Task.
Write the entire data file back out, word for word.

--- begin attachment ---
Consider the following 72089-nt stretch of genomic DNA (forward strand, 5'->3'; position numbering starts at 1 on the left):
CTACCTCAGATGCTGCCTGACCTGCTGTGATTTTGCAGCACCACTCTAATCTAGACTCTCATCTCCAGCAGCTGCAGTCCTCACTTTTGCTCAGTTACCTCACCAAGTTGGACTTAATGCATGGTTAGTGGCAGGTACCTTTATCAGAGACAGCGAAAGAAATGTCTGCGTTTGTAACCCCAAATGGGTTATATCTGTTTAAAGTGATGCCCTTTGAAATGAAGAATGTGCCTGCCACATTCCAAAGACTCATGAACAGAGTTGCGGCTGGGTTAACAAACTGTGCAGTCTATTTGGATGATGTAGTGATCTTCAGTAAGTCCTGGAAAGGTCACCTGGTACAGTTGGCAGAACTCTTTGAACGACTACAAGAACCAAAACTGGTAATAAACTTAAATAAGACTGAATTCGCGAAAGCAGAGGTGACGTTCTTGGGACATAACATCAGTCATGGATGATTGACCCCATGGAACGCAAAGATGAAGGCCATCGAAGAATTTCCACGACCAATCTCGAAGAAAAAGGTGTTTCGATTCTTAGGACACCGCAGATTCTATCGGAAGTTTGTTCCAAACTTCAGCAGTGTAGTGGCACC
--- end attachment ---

Consider the following 72089-nt stretch of genomic DNA (forward strand, 5'->3'; position numbering starts at 1 on the left):
CTACCTCAGATGCTGCCTGACCTGCTGTGATTTTGCAGCACCACTCTAATCTAGACTCTCATCTCCAGCAGCTGCAGTCCTCACTTTTGCTCAGTTACCTCACCAAGTTGGACTTAATGCATGGTTAGTGGCAGGTACCTTTATCAGAGACAGCGAAAGAAATGTCTGCGTTTGTAACCCCAAATGGGTTATATCTGTTTAAAGTGATGCCCTTTGAAATGAAGAATGTGCCTGCCACATTCCAAAGACTCATGAACAGAGTTGCGGCTGGGTTAACAAACTGTGCAGTCTATTTGGATGATGTAGTGATCTTCAGTAAGTCCTGGAAAGGTCACCTGGTACAGTTGGCAGAACTCTTTGAACGACTACAAGAACCAAAACTGGTAATAAACTTAAATAAGACTGAATTCGCGAAAGCAGAGGTGACGTTCTTGGGACATAACATCAGTCATGGATGATTGACCCCATGGAACGCAAAGATGAAGGCCATCGAAGAATTTCCACGACCAATCTCGAAGAAAAAGGTGTTTCGATTCTTAGGACACCGCAGATTCTATCGGAAGTTTGTTCCAAACTTCAGCAGTGTAGTGGCACC